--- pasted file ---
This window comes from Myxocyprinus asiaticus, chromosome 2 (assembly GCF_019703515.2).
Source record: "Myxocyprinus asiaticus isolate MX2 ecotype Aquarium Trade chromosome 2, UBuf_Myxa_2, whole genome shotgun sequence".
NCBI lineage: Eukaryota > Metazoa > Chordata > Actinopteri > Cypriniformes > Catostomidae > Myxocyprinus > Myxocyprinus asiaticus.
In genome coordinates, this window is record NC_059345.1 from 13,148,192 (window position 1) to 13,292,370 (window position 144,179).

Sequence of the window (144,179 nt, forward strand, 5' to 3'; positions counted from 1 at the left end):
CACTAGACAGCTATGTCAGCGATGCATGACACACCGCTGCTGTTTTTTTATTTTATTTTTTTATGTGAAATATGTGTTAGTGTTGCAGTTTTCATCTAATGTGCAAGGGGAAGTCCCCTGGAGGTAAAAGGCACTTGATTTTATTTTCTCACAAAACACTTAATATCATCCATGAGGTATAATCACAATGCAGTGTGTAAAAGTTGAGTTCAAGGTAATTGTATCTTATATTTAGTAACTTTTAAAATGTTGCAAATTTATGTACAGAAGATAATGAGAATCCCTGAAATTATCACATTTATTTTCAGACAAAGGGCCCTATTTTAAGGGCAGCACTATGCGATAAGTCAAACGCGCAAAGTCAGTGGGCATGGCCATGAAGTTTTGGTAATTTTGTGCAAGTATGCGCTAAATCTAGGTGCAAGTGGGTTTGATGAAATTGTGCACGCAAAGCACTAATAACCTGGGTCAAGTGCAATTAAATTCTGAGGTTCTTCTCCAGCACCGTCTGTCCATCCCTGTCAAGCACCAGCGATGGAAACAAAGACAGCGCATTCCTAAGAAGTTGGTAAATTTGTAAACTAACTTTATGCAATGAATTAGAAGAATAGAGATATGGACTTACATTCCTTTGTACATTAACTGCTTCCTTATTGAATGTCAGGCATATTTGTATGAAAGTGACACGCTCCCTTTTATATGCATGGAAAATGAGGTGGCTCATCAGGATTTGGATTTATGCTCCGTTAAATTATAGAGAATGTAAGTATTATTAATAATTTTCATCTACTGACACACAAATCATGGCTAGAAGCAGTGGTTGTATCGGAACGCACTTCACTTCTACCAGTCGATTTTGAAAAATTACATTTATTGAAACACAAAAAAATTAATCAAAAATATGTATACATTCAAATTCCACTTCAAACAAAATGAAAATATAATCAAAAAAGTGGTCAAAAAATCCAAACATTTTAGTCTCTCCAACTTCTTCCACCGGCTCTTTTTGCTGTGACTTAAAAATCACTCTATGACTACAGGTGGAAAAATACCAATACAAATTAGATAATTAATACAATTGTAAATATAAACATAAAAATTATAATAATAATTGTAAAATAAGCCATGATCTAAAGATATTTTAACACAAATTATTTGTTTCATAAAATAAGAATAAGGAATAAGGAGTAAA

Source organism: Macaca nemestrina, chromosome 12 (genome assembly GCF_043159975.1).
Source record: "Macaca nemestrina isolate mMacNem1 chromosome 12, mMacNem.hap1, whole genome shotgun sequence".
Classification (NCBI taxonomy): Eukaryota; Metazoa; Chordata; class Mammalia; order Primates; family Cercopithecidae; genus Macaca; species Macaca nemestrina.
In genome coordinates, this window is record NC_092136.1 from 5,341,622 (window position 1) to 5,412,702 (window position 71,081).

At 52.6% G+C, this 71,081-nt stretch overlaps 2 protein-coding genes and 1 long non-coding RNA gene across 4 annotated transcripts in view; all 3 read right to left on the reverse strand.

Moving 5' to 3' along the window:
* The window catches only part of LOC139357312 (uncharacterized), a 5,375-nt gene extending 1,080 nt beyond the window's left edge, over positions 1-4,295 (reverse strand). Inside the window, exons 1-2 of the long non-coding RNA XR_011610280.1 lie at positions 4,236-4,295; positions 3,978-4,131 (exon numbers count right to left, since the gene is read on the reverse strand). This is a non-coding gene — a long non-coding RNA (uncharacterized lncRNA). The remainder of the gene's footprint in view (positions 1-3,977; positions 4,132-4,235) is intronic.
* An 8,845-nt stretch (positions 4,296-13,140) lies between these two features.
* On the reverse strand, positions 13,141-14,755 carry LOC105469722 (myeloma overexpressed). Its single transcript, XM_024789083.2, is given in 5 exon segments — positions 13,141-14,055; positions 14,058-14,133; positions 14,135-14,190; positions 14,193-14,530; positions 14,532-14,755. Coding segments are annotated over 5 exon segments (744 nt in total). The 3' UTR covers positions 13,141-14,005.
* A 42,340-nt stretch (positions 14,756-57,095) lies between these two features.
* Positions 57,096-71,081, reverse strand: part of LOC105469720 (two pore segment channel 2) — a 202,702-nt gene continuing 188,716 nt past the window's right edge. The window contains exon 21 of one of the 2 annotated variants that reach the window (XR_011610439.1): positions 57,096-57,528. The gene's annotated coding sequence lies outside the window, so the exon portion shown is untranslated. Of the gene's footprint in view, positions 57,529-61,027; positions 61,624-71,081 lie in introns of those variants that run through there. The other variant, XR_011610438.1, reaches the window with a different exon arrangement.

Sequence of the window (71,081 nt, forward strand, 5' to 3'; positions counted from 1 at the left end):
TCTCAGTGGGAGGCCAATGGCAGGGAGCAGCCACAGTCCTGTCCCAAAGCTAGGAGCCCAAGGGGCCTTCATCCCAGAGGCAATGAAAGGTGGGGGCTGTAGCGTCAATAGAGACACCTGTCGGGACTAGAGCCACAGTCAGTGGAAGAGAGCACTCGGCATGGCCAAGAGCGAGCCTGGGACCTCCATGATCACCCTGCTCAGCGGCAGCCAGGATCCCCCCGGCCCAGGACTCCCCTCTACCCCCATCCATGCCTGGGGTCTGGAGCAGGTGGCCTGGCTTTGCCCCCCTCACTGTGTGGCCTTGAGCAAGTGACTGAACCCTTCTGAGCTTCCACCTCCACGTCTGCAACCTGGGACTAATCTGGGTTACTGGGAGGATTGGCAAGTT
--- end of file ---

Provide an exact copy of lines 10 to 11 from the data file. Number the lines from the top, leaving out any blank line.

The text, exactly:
In genome coordinates, this window is record NC_092136.1 from 5,341,622 (window position 1) to 5,412,702 (window position 71,081).

At 52.6% G+C, this 71,081-nt stretch overlaps 2 protein-coding genes and 1 long non-coding RNA gene across 4 annotated transcripts in view; all 3 read right to left on the reverse strand.